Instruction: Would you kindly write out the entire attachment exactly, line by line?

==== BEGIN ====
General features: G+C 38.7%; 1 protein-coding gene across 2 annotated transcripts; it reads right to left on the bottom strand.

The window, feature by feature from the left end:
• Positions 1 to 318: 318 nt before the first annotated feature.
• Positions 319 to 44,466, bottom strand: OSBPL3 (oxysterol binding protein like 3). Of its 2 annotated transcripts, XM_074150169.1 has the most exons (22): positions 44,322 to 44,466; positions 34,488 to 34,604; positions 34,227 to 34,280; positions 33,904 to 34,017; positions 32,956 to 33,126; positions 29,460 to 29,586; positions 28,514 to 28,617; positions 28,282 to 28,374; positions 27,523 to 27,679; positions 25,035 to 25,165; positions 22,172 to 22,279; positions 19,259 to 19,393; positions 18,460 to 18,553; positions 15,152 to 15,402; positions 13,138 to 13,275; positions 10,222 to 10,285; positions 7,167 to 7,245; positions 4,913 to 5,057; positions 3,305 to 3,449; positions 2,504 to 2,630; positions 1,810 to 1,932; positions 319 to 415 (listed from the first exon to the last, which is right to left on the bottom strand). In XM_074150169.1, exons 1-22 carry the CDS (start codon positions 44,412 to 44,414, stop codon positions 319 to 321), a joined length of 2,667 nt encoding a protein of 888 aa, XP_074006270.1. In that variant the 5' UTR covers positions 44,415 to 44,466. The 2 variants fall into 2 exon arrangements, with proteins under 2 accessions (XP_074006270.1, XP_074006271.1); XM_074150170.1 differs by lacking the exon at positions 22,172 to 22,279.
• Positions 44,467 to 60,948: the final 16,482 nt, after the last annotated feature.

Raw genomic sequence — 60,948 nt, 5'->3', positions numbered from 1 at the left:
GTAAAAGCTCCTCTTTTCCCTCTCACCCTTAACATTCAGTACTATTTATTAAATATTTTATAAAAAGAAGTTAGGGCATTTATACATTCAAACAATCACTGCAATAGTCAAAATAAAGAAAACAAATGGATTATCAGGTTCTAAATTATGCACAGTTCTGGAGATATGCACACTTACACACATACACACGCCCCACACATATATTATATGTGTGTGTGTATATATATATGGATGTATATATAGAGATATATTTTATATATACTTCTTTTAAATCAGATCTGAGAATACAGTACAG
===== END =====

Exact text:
General features: G+C 38.7%; 1 protein-coding gene across 2 annotated transcripts; it reads right to left on the bottom strand.

The window, feature by feature from the left end:
• Positions 1 to 318: 318 nt before the first annotated feature.
• Positions 319 to 44,466, bottom strand: OSBPL3 (oxysterol binding protein like 3). Of its 2 annotated transcripts, XM_074150169.1 has the most exons (22): positions 44,322 to 44,466; positions 34,488 to 34,604; positions 34,227 to 34,280; positions 33,904 to 34,017; positions 32,956 to 33,126; positions 29,460 to 29,586; positions 28,514 to 28,617; positions 28,282 to 28,374; positions 27,523 to 27,679; positions 25,035 to 25,165; positions 22,172 to 22,279; positions 19,259 to 19,393; positions 18,460 to 18,553; positions 15,152 to 15,402; positions 13,138 to 13,275; positions 10,222 to 10,285; positions 7,167 to 7,245; positions 4,913 to 5,057; positions 3,305 to 3,449; positions 2,504 to 2,630; positions 1,810 to 1,932; positions 319 to 415 (listed from the first exon to the last, which is right to left on the bottom strand). In XM_074150169.1, exons 1-22 carry the CDS (start codon positions 44,412 to 44,414, stop codon positions 319 to 321), a joined length of 2,667 nt encoding a protein of 888 aa, XP_074006270.1. In that variant the 5' UTR covers positions 44,415 to 44,466. The 2 variants fall into 2 exon arrangements, with proteins under 2 accessions (XP_074006270.1, XP_074006271.1); XM_074150170.1 differs by lacking the exon at positions 22,172 to 22,279.
• Positions 44,467 to 60,948: the final 16,482 nt, after the last annotated feature.

Raw genomic sequence — 60,948 nt, 5'->3', positions numbered from 1 at the left:
GTAAAAGCTCCTCTTTTCCCTCTCACCCTTAACATTCAGTACTATTTATTAAATATTTTATAAAAAGAAGTTAGGGCATTTATACATTCAAACAATCACTGCAATAGTCAAAATAAAGAAAACAAATGGATTATCAGGTTCTAAATTATGCACAGTTCTGGAGATATGCACACTTACACACATACACACGCCCCACACATATATTATATGTGTGTGTGTATATATATATGGATGTATATATAGAGATATATTTTATATATACTTCTTTTAAATCAGATCTGAGAATACAGTACAG